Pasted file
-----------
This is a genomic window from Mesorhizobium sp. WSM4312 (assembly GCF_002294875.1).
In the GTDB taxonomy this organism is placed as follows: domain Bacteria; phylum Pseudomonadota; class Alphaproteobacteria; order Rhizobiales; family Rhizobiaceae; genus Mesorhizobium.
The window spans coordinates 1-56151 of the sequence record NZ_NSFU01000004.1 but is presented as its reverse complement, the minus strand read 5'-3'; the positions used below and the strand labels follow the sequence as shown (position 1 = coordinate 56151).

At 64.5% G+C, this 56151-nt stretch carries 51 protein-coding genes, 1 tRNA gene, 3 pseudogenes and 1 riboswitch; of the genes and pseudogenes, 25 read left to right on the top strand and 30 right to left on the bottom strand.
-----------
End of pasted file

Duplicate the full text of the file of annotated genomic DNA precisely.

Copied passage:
This is a genomic window from Mesorhizobium sp. WSM4312 (assembly GCF_002294875.1).
In the GTDB taxonomy this organism is placed as follows: domain Bacteria; phylum Pseudomonadota; class Alphaproteobacteria; order Rhizobiales; family Rhizobiaceae; genus Mesorhizobium.
The window spans coordinates 1-56151 of the sequence record NZ_NSFU01000004.1 but is presented as its reverse complement, the minus strand read 5'-3'; the positions used below and the strand labels follow the sequence as shown (position 1 = coordinate 56151).

At 64.5% G+C, this 56151-nt stretch carries 51 protein-coding genes, 1 tRNA gene, 3 pseudogenes and 1 riboswitch; of the genes and pseudogenes, 25 read left to right on the top strand and 30 right to left on the bottom strand.